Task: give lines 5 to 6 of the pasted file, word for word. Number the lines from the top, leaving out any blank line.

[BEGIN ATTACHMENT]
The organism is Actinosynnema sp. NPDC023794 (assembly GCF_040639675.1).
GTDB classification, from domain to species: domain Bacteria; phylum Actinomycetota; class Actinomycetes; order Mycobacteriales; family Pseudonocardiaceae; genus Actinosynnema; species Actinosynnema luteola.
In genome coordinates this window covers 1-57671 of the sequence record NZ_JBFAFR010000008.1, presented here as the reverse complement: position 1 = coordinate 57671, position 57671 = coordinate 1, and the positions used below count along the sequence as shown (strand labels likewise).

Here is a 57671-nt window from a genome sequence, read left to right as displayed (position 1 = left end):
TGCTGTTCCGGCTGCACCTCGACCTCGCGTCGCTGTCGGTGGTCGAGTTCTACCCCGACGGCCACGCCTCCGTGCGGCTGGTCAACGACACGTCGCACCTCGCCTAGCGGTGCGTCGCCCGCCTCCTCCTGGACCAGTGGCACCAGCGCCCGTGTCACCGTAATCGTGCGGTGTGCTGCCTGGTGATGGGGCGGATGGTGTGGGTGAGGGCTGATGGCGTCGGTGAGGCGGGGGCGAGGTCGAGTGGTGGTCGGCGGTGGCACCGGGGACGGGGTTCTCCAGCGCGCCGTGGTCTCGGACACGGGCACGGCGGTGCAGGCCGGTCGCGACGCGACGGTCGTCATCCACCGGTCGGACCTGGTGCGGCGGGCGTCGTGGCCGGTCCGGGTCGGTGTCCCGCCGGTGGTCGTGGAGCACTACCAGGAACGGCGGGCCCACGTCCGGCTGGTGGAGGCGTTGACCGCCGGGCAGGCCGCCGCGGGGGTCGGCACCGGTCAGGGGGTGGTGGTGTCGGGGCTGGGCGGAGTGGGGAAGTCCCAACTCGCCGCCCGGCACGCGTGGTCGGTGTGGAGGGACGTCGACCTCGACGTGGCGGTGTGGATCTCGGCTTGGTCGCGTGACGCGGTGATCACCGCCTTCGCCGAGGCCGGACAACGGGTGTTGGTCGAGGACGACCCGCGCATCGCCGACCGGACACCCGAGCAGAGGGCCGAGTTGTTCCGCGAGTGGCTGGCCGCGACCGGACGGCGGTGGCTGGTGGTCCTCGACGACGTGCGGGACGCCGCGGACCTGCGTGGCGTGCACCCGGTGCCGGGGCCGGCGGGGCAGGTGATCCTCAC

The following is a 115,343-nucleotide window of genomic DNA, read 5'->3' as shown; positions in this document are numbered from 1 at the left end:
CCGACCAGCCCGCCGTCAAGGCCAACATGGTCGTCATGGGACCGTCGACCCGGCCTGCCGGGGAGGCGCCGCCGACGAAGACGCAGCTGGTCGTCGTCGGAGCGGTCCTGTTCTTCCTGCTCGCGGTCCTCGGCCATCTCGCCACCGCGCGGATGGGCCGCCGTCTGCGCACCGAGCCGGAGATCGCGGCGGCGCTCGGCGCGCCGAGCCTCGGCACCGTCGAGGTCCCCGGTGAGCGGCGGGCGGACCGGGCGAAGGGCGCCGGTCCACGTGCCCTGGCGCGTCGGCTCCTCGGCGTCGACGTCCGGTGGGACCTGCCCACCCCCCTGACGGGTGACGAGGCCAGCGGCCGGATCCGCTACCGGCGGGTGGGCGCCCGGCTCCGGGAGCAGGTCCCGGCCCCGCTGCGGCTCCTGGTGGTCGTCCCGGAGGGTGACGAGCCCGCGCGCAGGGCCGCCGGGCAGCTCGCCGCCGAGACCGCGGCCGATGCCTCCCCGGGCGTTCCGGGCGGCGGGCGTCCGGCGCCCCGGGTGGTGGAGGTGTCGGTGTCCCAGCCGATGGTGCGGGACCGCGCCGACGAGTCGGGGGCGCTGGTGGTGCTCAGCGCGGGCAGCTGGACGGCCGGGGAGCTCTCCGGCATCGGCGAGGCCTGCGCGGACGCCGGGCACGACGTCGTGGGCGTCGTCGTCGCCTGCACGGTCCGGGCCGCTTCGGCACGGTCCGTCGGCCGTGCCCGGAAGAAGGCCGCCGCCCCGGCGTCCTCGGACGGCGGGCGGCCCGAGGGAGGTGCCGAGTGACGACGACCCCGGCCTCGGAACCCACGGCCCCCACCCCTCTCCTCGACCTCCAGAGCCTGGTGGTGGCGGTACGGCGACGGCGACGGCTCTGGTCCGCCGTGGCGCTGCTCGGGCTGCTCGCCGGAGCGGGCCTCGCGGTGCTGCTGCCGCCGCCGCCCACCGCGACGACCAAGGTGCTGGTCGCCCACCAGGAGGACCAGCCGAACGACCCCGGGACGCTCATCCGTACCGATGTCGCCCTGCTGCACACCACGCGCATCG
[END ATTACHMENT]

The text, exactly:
TGCTGTTCCGGCTGCACCTCGACCTCGCGTCGCTGTCGGTGGTCGAGTTCTACCCCGACGGCCACGCCTCCGTGCGGCTGGTCAACGACACGTCGCACCTCGCCTAGCGGTGCGTCGCCCGCCTCCTCCTGGACCAGTGGCACCAGCGCCCGTGTCACCGTAATCGTGCGGTGTGCTGCCTGGTGATGGGGCGGATGGTGTGGGTGAGGGCTGATGGCGTCGGTGAGGCGGGGGCGAGGTCGAGTGGTGGTCGGCGGTGGCACCGGGGACGGGGTTCTCCAGCGCGCCGTGGTCTCGGACACGGGCACGGCGGTGCAGGCCGGTCGCGACGCGACGGTCGTCATCCACCGGTCGGACCTGGTGCGGCGGGCGTCGTGGCCGGTCCGGGTCGGTGTCCCGCCGGTGGTCGTGGAGCACTACCAGGAACGGCGGGCCCACGTCCGGCTGGTGGAGGCGTTGACCGCCGGGCAGGCCGCCGCGGGGGTCGGCACCGGTCAGGGGGTGGTGGTGTCGGGGCTGGGCGGAGTGGGGAAGTCCCAACTCGCCGCCCGGCACGCGTGGTCGGTGTGGAGGGACGTCGACCTCGACGTGGCGGTGTGGATCTCGGCTTGGTCGCGTGACGCGGTGATCACCGCCTTCGCCGAGGCCGGACAACGGGTGTTGGTCGAGGACGACCCGCGCATCGCCGACCGGACACCCGAGCAGAGGGCCGAGTTGTTCCGCGAGTGGCTGGCCGCGACCGGACGGCGGTGGCTGGTGGTCCTCGACGACGTGCGGGACGCCGCGGACCTGCGTGGCGTGCACCCGGTGCCGGGGCCGGCGGGGCAGGTGATCCTCAC

The following is a 115,343-nucleotide window of genomic DNA, read 5'->3' as shown; positions in this document are numbered from 1 at the left end: